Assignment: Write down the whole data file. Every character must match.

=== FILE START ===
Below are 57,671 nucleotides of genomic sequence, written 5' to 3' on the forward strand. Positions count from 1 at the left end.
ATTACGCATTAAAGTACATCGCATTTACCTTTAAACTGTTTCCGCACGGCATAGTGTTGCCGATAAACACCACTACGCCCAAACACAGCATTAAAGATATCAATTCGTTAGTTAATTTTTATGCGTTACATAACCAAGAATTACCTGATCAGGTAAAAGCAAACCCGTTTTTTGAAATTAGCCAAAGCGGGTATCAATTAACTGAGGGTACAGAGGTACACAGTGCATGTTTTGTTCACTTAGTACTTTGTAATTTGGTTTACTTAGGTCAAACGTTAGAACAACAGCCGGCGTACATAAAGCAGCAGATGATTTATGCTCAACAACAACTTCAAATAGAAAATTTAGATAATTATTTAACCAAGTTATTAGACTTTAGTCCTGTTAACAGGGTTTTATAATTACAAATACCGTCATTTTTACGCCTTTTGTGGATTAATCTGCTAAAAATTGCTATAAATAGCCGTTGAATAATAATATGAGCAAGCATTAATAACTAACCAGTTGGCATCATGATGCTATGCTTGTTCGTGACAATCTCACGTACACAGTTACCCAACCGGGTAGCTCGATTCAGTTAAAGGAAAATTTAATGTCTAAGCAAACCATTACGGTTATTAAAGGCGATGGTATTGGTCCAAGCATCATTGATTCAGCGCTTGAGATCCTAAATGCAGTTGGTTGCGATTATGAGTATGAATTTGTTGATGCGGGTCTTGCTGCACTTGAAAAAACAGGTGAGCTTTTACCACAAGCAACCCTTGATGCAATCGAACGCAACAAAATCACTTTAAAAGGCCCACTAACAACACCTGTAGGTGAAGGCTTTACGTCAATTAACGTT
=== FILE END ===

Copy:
Below are 57,671 nucleotides of genomic sequence, written 5' to 3' on the forward strand. Positions count from 1 at the left end.
ATTACGCATTAAAGTACATCGCATTTACCTTTAAACTGTTTCCGCACGGCATAGTGTTGCCGATAAACACCACTACGCCCAAACACAGCATTAAAGATATCAATTCGTTAGTTAATTTTTATGCGTTACATAACCAAGAATTACCTGATCAGGTAAAAGCAAACCCGTTTTTTGAAATTAGCCAAAGCGGGTATCAATTAACTGAGGGTACAGAGGTACACAGTGCATGTTTTGTTCACTTAGTACTTTGTAATTTGGTTTACTTAGGTCAAACGTTAGAACAACAGCCGGCGTACATAAAGCAGCAGATGATTTATGCTCAACAACAACTTCAAATAGAAAATTTAGATAATTATTTAACCAAGTTATTAGACTTTAGTCCTGTTAACAGGGTTTTATAATTACAAATACCGTCATTTTTACGCCTTTTGTGGATTAATCTGCTAAAAATTGCTATAAATAGCCGTTGAATAATAATATGAGCAAGCATTAATAACTAACCAGTTGGCATCATGATGCTATGCTTGTTCGTGACAATCTCACGTACACAGTTACCCAACCGGGTAGCTCGATTCAGTTAAAGGAAAATTTAATGTCTAAGCAAACCATTACGGTTATTAAAGGCGATGGTATTGGTCCAAGCATCATTGATTCAGCGCTTGAGATCCTAAATGCAGTTGGTTGCGATTATGAGTATGAATTTGTTGATGCGGGTCTTGCTGCACTTGAAAAAACAGGTGAGCTTTTACCACAAGCAACCCTTGATGCAATCGAACGCAACAAAATCACTTTAAAAGGCCCACTAACAACACCTGTAGGTGAAGGCTTTACGTCAATTAACGTT